22 Restaurant and Bar rates three stars

By Ethan Frenchman

I suppose few people are bold (or stupid) enough to arrange an Assyrian winged man-bull opposite a painting of a naked showgirl. Yet they are arranged just so in 22 Restaurant and Bar Moderne, a recently reworked contemporary American restaurant in River North.

The decorating faux pas is smoothed over by the comforts of a contemporary American restaurant, however. Industrial lighting, dark colors, minimalist furniture, square plates, and an LED-lit bar are all predictably deployed.

The cuisine is analogous to the décor. 22 Restaurant and Bar Moderne attempts to be exotic without truly risking experimentation. The dishes offer up familiar flavors that, while not spectacular, will not disappoint or offend.

This seems to be a sound strategy for a restaurant undergoing a makeover after an apparently unsuccessful year. Previously known as Room 22, the restaurant closed briefly in order to rename itself, rework the menu, recover from the flight of well known executive chef Patrick Robertson, and adjust to his replacement, Joseph Rossi.

22 Restaurant, with a new and improved name, offers a few eccentricities to match. The menu—divided into “raw, cured and vegetable,” “warm sexy savories and salads,” and “main course fish, meat, game, and forest”—is novel. The wine list is also unconventional. A “mixed bottle” option ($60) allows the diner to purchase a third of a bottle of boutique wine to match each course. The option is a bargain and a good chance to experiment. The staff is careful to accommodate the budding oenophile.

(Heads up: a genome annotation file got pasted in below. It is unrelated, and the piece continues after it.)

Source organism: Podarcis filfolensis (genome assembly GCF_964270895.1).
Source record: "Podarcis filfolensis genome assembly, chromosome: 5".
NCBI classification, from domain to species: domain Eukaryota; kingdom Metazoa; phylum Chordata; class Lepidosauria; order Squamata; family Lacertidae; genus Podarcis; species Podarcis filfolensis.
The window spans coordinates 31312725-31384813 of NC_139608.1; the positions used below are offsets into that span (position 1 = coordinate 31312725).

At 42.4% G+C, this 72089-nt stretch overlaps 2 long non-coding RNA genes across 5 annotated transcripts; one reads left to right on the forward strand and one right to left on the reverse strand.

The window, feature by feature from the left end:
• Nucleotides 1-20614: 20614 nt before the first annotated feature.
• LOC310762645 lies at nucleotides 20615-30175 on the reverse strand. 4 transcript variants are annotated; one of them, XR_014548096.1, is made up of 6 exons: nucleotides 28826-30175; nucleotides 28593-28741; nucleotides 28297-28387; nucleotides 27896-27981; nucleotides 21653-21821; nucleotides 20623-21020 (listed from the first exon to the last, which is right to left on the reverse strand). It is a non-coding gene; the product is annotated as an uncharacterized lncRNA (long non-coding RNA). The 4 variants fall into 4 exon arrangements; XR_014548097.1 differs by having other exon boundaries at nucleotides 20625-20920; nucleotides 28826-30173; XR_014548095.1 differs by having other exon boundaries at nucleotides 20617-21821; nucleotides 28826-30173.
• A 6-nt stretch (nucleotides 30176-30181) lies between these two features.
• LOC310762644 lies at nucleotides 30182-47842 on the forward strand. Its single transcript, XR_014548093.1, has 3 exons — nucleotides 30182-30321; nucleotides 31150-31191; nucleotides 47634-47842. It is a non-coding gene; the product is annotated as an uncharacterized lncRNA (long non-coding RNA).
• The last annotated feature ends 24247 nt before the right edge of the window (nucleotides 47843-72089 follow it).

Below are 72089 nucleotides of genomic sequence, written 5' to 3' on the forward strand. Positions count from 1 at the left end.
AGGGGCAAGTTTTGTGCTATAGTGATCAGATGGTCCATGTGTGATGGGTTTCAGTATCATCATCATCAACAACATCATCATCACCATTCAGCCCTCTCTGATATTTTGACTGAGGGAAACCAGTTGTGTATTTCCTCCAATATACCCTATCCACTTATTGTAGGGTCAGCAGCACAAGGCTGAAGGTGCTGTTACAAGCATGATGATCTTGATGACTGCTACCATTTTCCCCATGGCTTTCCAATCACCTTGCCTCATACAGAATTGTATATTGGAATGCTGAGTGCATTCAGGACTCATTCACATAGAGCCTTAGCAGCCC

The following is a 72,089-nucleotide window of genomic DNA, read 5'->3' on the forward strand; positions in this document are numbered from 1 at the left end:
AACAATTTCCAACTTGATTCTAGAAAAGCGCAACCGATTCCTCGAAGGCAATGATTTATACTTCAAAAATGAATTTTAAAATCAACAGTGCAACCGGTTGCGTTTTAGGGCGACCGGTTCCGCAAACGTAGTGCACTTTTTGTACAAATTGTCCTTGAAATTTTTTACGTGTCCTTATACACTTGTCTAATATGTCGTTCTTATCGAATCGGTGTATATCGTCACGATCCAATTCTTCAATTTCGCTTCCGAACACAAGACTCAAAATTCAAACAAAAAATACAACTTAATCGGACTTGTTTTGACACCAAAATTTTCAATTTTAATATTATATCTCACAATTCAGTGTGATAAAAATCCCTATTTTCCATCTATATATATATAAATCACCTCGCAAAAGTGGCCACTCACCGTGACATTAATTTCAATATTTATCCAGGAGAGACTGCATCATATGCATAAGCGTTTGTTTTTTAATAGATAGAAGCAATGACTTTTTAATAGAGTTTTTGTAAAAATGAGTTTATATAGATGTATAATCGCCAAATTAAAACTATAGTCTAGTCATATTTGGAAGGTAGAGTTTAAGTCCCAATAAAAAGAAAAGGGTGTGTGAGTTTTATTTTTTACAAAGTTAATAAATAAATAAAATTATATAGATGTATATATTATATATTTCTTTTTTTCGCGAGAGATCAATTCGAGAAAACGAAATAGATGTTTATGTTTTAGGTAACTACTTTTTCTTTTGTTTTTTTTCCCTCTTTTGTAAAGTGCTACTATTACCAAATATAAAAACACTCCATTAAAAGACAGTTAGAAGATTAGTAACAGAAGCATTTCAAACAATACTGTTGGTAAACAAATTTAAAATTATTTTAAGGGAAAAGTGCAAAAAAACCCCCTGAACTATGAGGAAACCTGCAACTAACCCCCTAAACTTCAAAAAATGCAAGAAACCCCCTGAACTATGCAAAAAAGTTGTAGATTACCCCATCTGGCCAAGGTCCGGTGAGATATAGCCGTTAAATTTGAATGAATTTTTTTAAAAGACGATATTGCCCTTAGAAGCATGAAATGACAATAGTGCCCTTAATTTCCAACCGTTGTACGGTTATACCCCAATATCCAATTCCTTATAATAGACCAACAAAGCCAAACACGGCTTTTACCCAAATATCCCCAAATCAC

Of the “raw, cured and vegetable” selections, the tuna tartare served with beet chips was balanced and fresh. Duck confit atop pavé of celeriac and heirloom pear was the unanimous standout from the “warm sexy savories and salads.” Duck, often served sweet, matched well with a dominantly orange- and slightly truffle-hinted honey. Pairing pavé of celeriac and a sauce with a taste of mushroom with the duck was a minor risk that proved quite gratifying.

Other savories and salads were not so well received. The golden beet salad was fair, and the vanilla scallop soufflé left something to be desired. The beet salad was simple and innocuous, mixed with goat cheese and dill and topped with a fruity vinaigrette. The scallop soufflé was served with chanterelles mushrooms and cauliflower, then draped with mushroom tea (mushroom stock reduced with a black tea bag). Far from sexy or savory, the scallops lost their subtlety to the overpowering vanilla.

Coconut poached veal cheek and lemon glazed sweetbread was the star entrée. The coconut flavoring of the veal was subtle, while the lemon glaze was present enough to tame the sensation of eating pancreas. The dish was very appetizing, especially placed on its bed of baby bok choy and kohlrabi.

The roast snapper with sea scallops—drizzled with a parsnip, beet, and celery white sauce—was very fine. The sauce was smooth and matched the scallops and fish well. Roast breast of duck and foie gras in a port wine reduction sauce is a good option for those looking for traditional meals.

The desserts were a mixed bag. A chocolate crème brûlée was uninspired. It was nothing more than a chocolate pudding put under flame with a mint leaf garnish. An orange-scented panna cotta was superb. It was creamy, light, and mixed with a spare amount of sugared orange zest: in short, a fabulous dessert.

I was not always perfectly sure where the menu was going. When the chips fell at the end of the night, however, it seemed that everything had turned out fine. I was left with a very fine deal, something novel and something familiar. 22 Restaurant and Bar Moderne is a good bet for moderately priced, interesting cuisine.